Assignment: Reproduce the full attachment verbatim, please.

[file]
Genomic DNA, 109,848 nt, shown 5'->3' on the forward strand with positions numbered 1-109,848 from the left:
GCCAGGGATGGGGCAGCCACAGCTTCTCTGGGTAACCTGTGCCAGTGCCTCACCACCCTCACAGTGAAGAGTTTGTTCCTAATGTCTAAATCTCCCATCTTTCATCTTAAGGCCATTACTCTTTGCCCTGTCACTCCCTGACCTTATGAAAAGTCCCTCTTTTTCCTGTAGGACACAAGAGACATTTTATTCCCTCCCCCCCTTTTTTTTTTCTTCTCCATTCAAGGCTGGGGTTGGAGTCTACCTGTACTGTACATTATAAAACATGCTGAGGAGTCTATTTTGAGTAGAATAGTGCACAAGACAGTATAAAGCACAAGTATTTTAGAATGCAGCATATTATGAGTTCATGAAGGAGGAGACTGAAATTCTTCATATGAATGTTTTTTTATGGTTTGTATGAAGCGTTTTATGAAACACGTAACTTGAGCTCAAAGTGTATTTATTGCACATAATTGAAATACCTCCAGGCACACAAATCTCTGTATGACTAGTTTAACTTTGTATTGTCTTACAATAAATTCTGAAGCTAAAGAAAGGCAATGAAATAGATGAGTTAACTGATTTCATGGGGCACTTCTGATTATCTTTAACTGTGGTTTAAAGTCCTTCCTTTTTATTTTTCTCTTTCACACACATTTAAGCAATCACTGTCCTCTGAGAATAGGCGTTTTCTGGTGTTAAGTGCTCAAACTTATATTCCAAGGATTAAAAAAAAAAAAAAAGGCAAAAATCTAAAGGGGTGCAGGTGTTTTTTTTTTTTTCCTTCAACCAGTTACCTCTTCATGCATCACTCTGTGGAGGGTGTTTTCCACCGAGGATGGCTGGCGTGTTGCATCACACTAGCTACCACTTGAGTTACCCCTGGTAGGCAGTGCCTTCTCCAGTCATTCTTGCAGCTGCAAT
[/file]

Genomic DNA, 109,848 nt, shown 5'->3' on the forward strand with positions numbered 1-109,848 from the left:
GCCAGGGATGGGGCAGCCACAGCTTCTCTGGGTAACCTGTGCCAGTGCCTCACCACCCTCACAGTGAAGAGTTTGTTCCTAATGTCTAAATCTCCCATCTTTCATCTTAAGGCCATTACTCTTTGCCCTGTCACTCCCTGACCTTATGAAAAGTCCCTCTTTTTCCTGTAGGACACAAGAGACATTTTATTCCCTCCCCCCCTTTTTTTTTTCTTCTCCATTCAAGGCTGGGGTTGGAGTCTACCTGTACTGTACATTATAAAACATGCTGAGGAGTCTATTTTGAGTAGAATAGTGCACAAGACAGTATAAAGCACAAGTATTTTAGAATGCAGCATATTATGAGTTCATGAAGGAGGAGACTGAAATTCTTCATATGAATGTTTTTTTATGGTTTGTATGAAGCGTTTTATGAAACACGTAACTTGAGCTCAAAGTGTATTTATTGCACATAATTGAAATACCTCCAGGCACACAAATCTCTGTATGACTAGTTTAACTTTGTATTGTCTTACAATAAATTCTGAAGCTAAAGAAAGGCAATGAAATAGATGAGTTAACTGATTTCATGGGGCACTTCTGATTATCTTTAACTGTGGTTTAAAGTCCTTCCTTTTTATTTTTCTCTTTCACACACATTTAAGCAATCACTGTCCTCTGAGAATAGGCGTTTTCTGGTGTTAAGTGCTCAAACTTATATTCCAAGGATTAAAAAAAAAAAAAAAGGCAAAAATCTAAAGGGGTGCAGGTGTTTTTTTTTTTTTCCTTCAACCAGTTACCTCTTCATGCATCACTCTGTGGAGGGTGTTTTCCACCGAGGATGGCTGGCGTGTTGCATCACACTAGCTACCACTTGAGTTACCCCTGGTAGGCAGTGCCTTCTCCAGTCATTCTTGCAGCTGCAAT